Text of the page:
E174: Avoid Being Scammed When Importing Products from ChinaAugust 23, 2018 in Ecom-Crew-Podcast
If you’re new to importing products from China, wiring money to a supplier you’ve never met face-to-face can be a scary prospect. Well, you can rest easy because the likelihood of you being scammed out of hundreds or thousands of dollars is low.
But, resting easy doesn’t mean you can be totally lax or just partially involved. Scams might be rare in China but they do exist and in today’s episode, we’re going to talk about some of them.
To get you warmed up for the actual podcast, here are the highlights.
- Two of the most well-known scams in China is a phishing scheme where you end up wiring money to a different entity altogether and receiving a low-quality version of the product you ordered.
- Safeguard yourself and your business by getting to know your supplier. If it’s not possible to meet them in person, set up a video chat. By establishing a relationship with your supplier, you’re also building trust. Over time, you will eventually be more comfortable in doing business and reach a point where you can fully rely on each other.
- If you receive an email from your supplier informing you that their bank information has changed, don’t wire the money out immediately. Call the supplier to confirm that the email is legit.
- Communicate your expectations from the get-go. Tell the supplier that you intend to have an inspection for each shipment or order. Let them know what your tolerances are for manufacturing mistakes (e.g. 100 minor, 50 major, 2 defective). Make sure they understand that if they don’t meet these criteria, they won’t get paid in full.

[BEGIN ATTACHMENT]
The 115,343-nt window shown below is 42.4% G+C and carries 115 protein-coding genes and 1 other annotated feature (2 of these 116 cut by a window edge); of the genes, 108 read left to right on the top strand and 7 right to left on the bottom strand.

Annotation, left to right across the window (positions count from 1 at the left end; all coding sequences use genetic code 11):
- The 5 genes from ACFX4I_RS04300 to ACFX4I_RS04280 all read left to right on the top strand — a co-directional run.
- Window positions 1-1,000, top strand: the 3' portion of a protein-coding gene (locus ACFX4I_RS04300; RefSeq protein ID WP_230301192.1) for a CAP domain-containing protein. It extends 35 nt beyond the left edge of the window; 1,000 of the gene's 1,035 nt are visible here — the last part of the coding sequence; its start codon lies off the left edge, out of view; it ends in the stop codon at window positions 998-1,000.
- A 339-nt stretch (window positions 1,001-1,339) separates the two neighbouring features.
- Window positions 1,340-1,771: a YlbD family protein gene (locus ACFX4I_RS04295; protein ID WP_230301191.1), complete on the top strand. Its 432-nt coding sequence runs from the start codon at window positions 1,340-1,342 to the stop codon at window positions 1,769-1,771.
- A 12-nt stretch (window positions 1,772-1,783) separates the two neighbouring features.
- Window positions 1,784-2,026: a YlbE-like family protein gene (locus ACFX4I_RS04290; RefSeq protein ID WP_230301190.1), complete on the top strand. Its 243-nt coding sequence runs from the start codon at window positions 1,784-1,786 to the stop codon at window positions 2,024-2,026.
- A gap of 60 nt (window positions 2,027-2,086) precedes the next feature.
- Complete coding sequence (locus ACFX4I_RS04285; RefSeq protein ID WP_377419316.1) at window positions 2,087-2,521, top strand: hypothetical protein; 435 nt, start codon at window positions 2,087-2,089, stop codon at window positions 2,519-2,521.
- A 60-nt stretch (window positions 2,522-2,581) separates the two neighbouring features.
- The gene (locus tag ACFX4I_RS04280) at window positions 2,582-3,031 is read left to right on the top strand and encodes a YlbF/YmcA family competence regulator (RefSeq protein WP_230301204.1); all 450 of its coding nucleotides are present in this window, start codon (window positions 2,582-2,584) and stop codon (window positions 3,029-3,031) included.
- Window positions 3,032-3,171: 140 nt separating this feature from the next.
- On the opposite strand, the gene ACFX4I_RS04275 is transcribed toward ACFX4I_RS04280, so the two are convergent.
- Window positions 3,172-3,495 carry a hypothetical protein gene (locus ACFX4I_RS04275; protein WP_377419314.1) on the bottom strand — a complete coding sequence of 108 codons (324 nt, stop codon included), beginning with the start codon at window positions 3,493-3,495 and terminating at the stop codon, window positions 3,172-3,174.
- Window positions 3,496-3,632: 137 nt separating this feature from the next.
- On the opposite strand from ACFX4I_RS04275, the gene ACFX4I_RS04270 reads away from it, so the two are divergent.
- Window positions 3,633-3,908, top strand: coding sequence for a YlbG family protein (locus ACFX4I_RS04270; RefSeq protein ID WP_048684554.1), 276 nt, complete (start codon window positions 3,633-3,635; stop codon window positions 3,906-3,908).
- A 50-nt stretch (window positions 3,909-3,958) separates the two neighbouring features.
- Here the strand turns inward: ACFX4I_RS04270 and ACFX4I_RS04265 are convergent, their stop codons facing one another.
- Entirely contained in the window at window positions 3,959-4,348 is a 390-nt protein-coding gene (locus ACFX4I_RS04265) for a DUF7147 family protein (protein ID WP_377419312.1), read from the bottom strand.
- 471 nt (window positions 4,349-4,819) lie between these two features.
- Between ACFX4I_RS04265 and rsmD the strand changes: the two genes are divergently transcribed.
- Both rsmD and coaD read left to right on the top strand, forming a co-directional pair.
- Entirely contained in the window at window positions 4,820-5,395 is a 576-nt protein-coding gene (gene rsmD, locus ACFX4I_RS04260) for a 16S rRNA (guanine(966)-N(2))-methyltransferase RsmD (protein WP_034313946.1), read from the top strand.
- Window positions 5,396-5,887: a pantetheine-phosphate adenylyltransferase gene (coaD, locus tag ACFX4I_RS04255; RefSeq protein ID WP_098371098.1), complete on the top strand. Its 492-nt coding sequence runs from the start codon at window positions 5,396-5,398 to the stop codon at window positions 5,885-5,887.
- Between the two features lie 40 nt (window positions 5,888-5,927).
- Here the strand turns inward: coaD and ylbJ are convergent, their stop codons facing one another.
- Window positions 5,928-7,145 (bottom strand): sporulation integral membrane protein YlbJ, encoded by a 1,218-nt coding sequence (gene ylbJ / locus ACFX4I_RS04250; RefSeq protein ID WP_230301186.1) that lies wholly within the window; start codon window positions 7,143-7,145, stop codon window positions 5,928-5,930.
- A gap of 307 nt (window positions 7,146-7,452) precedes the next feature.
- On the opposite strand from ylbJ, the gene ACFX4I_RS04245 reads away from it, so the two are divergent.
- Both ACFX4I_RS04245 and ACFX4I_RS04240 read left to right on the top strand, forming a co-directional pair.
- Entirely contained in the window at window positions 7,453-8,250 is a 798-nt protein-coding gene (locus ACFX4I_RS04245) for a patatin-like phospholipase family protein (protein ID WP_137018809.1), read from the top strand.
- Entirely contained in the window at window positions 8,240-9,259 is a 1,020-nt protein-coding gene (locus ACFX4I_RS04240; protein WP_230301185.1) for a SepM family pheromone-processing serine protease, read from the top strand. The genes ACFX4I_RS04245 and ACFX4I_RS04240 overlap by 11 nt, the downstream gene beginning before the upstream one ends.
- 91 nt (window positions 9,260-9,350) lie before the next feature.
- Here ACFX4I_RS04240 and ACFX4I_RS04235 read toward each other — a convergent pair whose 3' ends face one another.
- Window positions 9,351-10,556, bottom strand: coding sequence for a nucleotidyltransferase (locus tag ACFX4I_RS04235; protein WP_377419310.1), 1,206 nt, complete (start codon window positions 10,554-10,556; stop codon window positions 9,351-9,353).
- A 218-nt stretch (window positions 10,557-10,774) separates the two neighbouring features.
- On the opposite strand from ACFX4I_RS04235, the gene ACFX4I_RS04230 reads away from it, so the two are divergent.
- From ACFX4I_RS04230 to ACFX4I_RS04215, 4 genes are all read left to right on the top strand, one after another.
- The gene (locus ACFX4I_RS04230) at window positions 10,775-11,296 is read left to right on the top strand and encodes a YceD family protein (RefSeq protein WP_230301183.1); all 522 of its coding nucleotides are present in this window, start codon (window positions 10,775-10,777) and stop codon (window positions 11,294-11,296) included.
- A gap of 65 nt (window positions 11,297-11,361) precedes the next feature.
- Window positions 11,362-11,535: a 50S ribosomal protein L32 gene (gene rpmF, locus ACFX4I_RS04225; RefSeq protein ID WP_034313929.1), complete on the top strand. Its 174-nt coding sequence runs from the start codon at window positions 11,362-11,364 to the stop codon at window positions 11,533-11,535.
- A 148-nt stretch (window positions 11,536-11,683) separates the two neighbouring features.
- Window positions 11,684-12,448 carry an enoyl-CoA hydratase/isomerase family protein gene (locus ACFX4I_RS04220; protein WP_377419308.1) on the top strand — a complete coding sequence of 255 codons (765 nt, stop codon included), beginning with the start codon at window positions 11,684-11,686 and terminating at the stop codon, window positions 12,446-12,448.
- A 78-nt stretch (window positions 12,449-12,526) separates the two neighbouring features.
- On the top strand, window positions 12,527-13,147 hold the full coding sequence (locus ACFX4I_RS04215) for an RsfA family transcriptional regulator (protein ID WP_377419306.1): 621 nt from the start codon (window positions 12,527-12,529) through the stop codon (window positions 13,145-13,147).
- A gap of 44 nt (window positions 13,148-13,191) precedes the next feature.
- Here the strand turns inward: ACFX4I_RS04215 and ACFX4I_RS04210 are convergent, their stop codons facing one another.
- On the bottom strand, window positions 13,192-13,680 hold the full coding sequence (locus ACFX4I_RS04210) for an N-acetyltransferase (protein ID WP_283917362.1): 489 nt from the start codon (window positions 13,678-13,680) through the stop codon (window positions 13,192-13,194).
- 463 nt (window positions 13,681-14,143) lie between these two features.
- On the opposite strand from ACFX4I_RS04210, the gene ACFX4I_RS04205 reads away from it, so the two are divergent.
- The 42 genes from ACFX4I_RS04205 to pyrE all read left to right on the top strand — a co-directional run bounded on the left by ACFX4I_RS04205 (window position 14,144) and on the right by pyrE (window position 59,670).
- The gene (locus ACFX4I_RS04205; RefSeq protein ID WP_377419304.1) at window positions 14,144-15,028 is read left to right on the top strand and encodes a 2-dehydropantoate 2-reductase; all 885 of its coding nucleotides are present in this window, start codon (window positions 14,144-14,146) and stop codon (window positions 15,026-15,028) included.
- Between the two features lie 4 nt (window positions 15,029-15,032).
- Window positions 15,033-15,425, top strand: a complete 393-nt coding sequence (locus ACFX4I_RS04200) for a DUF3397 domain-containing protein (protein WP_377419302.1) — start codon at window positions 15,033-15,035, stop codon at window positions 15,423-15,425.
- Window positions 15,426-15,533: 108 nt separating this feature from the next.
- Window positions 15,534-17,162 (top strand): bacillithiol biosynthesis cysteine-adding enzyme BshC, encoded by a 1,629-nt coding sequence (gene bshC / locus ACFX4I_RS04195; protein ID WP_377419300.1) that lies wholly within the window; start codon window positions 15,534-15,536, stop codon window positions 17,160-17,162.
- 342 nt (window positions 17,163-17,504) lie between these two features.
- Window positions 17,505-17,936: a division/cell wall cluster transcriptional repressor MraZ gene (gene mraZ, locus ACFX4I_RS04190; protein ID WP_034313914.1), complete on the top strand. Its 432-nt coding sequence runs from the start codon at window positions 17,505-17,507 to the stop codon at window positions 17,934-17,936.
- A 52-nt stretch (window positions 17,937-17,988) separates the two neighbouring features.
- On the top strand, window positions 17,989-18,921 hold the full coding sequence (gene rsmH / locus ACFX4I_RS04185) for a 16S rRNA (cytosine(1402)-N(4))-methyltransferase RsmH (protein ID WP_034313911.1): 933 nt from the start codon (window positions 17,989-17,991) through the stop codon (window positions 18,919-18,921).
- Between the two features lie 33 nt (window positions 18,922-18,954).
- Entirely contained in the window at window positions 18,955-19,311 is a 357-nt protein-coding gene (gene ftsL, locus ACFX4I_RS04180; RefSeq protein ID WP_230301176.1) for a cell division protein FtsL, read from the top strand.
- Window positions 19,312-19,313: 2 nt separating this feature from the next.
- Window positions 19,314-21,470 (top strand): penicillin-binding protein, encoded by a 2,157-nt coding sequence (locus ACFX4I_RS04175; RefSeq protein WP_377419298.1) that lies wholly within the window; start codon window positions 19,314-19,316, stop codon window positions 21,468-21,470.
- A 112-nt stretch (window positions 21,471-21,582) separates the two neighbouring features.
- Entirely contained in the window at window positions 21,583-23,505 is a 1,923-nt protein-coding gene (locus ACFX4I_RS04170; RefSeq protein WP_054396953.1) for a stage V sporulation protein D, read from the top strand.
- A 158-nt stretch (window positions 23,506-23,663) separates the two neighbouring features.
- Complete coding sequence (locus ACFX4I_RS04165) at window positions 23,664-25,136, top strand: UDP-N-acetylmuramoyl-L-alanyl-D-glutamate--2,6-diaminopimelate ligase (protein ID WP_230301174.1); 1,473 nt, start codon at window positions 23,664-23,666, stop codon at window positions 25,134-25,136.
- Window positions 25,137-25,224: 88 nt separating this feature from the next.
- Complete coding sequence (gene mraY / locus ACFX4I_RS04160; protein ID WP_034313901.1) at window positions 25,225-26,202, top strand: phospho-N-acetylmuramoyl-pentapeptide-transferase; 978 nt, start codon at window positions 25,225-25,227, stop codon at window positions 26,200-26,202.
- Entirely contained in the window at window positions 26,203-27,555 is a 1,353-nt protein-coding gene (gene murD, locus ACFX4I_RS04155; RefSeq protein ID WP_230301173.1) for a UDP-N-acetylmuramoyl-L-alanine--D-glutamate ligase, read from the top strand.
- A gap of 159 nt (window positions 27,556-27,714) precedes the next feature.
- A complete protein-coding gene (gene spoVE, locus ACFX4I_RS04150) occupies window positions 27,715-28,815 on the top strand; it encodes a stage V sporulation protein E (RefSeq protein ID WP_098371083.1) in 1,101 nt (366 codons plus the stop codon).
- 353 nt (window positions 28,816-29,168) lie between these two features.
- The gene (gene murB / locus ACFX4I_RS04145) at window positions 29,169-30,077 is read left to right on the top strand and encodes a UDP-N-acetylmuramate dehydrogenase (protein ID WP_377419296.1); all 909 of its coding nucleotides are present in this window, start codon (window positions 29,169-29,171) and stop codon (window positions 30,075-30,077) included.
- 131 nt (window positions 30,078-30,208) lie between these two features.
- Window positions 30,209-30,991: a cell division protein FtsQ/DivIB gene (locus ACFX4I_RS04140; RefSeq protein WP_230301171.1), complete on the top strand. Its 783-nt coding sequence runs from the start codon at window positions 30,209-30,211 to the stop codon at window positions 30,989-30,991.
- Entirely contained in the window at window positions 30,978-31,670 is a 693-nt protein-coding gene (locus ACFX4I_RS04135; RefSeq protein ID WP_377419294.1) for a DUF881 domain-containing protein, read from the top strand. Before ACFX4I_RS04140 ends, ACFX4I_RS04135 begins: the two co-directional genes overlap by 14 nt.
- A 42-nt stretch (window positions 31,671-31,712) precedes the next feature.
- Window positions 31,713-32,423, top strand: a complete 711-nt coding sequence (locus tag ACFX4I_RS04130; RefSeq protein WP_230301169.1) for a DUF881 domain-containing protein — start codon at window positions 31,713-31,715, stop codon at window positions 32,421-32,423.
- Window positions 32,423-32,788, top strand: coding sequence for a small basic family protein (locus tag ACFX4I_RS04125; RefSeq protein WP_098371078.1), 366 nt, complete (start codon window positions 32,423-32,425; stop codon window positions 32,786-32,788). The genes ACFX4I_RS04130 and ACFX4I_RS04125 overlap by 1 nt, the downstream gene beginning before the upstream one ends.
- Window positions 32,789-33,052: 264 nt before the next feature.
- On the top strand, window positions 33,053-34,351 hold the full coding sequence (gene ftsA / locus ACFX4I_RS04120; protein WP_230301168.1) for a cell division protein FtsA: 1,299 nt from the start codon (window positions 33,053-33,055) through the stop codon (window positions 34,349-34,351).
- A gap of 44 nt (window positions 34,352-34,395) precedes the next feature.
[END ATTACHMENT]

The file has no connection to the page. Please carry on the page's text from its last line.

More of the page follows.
- Another way to avoid receiving defective products is to provide your supplier with an actual sample. That way, they’ll know what materials a product should be made of and what it should actually look like.
- Don’t leave any room for interpretation. The provisions of the contract with your supplier should be clear and both parties should have a good understanding of the conditions within it. It’s also good to have a paper trail of your communications with your supplier so you have something to go back to should problems arise.
Don’t be afraid to assert yourself when the situation calls for it. Being clear about your product and shipping expectations will save you a lot of grief in the end. For a detailed guide of avoiding scams, check out Dave’s blog post that’s linked in the Resources section below.
Other Useful Resources:
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